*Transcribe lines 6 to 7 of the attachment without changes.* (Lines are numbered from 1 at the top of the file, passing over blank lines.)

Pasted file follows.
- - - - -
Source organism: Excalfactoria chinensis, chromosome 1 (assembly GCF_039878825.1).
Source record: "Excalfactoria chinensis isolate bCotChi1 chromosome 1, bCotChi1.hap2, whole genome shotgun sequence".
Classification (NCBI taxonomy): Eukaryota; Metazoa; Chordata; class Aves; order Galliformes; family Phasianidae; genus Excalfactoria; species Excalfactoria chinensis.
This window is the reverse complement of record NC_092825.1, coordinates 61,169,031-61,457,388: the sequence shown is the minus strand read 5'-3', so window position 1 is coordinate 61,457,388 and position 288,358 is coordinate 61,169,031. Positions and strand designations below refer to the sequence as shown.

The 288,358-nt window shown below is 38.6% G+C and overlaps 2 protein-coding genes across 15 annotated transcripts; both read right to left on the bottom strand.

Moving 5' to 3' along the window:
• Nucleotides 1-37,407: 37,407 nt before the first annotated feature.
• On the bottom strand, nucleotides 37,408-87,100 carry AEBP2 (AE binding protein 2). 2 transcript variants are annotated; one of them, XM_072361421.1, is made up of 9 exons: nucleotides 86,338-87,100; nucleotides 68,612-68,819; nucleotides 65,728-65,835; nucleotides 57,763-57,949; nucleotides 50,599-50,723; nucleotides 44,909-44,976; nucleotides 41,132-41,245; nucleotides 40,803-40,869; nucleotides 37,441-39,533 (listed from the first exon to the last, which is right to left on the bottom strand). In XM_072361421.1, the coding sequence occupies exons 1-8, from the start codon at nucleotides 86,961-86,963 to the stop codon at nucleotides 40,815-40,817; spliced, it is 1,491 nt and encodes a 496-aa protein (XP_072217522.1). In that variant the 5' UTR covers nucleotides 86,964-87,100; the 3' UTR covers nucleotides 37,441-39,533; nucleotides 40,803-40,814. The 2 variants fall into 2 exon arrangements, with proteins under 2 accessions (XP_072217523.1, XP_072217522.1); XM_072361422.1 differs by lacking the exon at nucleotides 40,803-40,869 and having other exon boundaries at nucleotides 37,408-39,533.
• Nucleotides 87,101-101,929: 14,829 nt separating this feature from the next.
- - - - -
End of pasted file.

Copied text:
Moving 5' to 3' along the window:
• Nucleotides 1-37,407: 37,407 nt before the first annotated feature.